The need for achievement is thedesire to consistently wantchallenging tasks demanding

    responsibility and application.

    McClelland sees this need as themost critical for the organisations

    growth and success. This need is linked to entrepreneurial

    spirit and the development of

    available resources.

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    2. Need for Power

    The need for power is directed to themanager working for an organisationthat is concerned with group goals and

    the power is exercised on behalf ofother people, this is socialised powerand should be distinguished frompersonalised power which ischaracterised by satisfaction fromexercising dominance over otherpeople.

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    3. Need for Affiliation

    This is the need for good social andpersonal relations with people.

    It is related to Maslowsocial needs -the need to belong.

    If an individual does not experienceany sense of belonging within the

    organisation they will not bemotivated to perform well. .

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    Theory X (McGregor)

    Theory X represents the assumptionson which traditional organisationsare based, and was widely accepted

    and practiced before thedevelopment of the human relationsapproach.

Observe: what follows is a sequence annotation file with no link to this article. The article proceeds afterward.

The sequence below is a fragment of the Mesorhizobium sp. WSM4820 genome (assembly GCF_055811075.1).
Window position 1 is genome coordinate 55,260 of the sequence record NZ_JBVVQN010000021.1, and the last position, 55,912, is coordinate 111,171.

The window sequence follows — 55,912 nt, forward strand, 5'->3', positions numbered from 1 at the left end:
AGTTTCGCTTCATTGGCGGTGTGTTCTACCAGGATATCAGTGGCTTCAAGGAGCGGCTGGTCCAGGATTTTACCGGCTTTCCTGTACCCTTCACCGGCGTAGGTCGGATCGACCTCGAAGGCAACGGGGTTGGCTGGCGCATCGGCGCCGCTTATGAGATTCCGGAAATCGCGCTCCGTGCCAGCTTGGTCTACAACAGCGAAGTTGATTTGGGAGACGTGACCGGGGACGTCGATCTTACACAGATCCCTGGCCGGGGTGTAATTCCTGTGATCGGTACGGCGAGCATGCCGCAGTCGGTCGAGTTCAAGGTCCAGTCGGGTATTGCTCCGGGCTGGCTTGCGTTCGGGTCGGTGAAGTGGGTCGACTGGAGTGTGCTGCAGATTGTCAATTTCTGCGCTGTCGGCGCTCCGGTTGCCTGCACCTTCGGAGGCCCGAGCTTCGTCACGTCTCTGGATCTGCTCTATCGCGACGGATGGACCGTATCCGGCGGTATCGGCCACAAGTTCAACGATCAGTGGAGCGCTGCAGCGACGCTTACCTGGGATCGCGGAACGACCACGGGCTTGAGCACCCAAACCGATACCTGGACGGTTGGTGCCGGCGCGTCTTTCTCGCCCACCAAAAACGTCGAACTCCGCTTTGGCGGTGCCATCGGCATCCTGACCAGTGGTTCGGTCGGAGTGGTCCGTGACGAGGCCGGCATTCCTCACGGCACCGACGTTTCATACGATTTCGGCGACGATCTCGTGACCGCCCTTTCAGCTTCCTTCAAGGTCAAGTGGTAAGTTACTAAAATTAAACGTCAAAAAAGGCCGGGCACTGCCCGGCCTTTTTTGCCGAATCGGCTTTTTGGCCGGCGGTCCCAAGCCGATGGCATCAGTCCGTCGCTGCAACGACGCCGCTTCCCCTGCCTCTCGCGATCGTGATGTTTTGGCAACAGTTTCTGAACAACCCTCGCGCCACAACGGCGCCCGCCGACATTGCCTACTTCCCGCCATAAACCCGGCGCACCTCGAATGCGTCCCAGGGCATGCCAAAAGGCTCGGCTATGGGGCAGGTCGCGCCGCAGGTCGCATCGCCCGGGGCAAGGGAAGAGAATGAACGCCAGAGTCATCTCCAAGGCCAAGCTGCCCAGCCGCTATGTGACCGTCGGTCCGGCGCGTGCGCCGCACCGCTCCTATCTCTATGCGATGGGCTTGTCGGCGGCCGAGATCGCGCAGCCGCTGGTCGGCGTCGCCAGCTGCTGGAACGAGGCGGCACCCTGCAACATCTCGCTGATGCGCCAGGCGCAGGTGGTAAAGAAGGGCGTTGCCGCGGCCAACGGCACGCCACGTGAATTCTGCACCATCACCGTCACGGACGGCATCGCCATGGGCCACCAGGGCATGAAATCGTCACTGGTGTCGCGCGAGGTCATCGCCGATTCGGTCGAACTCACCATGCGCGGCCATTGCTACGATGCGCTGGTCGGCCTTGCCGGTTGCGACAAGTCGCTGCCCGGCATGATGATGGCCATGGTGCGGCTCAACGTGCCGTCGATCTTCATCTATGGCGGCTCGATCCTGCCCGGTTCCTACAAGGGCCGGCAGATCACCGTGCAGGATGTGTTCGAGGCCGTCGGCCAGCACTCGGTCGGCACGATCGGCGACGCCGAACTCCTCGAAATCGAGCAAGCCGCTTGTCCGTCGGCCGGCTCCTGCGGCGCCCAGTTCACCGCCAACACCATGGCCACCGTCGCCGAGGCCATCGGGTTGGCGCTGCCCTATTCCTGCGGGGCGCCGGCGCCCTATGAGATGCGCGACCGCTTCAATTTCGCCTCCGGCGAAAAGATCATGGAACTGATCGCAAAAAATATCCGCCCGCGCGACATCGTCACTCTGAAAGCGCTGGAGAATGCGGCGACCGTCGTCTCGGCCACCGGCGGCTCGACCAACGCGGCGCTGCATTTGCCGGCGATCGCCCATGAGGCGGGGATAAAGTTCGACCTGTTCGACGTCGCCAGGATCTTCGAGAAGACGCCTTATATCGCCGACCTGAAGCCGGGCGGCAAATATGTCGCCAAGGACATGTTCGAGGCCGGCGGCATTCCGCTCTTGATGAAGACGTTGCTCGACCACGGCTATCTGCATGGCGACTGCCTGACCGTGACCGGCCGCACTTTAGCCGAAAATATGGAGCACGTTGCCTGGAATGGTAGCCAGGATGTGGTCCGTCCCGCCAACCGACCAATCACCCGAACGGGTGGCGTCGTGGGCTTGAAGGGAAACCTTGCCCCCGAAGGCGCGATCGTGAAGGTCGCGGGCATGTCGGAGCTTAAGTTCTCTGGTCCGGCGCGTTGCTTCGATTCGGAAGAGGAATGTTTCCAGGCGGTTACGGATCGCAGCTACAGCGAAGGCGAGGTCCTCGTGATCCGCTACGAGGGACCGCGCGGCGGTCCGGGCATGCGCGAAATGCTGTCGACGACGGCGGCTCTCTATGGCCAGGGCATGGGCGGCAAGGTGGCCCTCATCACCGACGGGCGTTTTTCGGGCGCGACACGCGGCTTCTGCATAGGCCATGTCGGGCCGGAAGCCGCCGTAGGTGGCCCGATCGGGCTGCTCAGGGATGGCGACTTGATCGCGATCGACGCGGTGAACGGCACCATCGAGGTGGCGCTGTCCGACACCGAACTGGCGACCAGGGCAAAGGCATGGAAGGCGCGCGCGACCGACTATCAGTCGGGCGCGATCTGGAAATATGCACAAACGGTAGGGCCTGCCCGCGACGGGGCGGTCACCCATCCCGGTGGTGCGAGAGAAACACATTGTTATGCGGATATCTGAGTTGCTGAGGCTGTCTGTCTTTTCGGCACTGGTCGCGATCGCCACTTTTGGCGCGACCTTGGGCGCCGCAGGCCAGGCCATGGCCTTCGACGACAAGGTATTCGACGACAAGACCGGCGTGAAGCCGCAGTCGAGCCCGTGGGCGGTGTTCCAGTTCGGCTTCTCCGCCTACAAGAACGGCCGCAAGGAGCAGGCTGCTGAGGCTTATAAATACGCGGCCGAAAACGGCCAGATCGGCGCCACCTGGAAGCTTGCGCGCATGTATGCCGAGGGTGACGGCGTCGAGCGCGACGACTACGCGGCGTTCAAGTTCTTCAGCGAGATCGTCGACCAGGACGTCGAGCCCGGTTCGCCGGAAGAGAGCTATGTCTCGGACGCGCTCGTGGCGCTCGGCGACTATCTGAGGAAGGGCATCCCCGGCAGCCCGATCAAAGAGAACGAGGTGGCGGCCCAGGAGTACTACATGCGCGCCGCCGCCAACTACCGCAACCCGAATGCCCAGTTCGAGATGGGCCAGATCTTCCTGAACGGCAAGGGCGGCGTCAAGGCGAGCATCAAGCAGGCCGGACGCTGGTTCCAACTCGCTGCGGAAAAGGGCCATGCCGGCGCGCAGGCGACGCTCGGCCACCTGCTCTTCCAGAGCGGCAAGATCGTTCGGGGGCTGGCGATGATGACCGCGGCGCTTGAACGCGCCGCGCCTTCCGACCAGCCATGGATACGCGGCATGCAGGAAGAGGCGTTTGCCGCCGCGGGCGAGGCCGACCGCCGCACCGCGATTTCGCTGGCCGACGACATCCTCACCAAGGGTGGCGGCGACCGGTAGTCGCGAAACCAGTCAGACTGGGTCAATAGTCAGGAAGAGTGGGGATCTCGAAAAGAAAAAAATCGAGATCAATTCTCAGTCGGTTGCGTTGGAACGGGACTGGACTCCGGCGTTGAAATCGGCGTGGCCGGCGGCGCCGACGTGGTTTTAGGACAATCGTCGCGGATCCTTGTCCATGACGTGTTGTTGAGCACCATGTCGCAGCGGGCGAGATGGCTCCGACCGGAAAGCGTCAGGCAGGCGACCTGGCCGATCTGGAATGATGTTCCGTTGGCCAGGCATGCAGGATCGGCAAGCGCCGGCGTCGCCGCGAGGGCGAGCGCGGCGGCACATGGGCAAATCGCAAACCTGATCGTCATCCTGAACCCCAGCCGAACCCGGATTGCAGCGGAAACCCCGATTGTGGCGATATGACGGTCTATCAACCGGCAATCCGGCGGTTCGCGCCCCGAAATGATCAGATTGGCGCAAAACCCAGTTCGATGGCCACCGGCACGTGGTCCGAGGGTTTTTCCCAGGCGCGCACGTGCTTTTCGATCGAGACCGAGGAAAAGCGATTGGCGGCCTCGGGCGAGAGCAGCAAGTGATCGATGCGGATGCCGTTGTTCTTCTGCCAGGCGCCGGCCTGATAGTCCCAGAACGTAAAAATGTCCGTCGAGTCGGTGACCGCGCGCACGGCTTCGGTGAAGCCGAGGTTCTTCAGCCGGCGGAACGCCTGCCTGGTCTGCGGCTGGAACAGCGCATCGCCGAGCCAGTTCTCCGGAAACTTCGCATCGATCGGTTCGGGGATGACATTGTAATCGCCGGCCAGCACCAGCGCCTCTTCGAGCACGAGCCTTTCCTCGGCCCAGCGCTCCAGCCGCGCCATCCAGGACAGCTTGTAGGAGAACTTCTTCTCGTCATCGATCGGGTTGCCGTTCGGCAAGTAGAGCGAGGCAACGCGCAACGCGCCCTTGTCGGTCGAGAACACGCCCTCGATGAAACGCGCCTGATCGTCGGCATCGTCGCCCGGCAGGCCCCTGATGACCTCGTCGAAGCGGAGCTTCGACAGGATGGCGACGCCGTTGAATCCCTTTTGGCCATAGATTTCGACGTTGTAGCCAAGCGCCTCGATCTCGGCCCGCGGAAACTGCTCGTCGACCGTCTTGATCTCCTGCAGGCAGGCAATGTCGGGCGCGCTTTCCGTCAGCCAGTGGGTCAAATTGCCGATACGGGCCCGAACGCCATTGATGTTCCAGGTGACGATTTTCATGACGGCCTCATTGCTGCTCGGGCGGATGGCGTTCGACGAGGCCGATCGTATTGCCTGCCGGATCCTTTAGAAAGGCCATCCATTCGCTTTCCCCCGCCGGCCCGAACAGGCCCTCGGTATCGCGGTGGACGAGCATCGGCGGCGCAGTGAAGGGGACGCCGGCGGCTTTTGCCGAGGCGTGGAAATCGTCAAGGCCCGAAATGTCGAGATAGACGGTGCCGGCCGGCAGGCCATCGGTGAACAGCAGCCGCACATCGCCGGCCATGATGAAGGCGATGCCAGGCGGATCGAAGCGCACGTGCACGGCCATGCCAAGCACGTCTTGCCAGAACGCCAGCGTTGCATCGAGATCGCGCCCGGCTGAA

The central principle is direction andcontrol through a centralised systemof organisation and the exercise of


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    Theory X Assumptions The average person is lazy and has an

    inherent dislike of work. Most people must be coerced, controlled,

    directed and threatened with punishment

    if the organisation is to achieve itsobjectives. The average person avoids responsibility,

    prefers to be directed, lacks ambition and

    values security most of all. Motivation occurs only at the physiologicaland security levels.

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    Theory Y (McGregor)

    Theory Y represents the assumptionsconsistent with current researchknowledge.

    The central principle is theintegration of the individual andorganisation goals.

    It is recognised as the best way toelicit co-operation from workers.

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    Theory Y Assumptions

    For most people work is as natural asplay or rest.

    People will exercise self-direction andself-control in the service ofobjectives to which they arecommitted.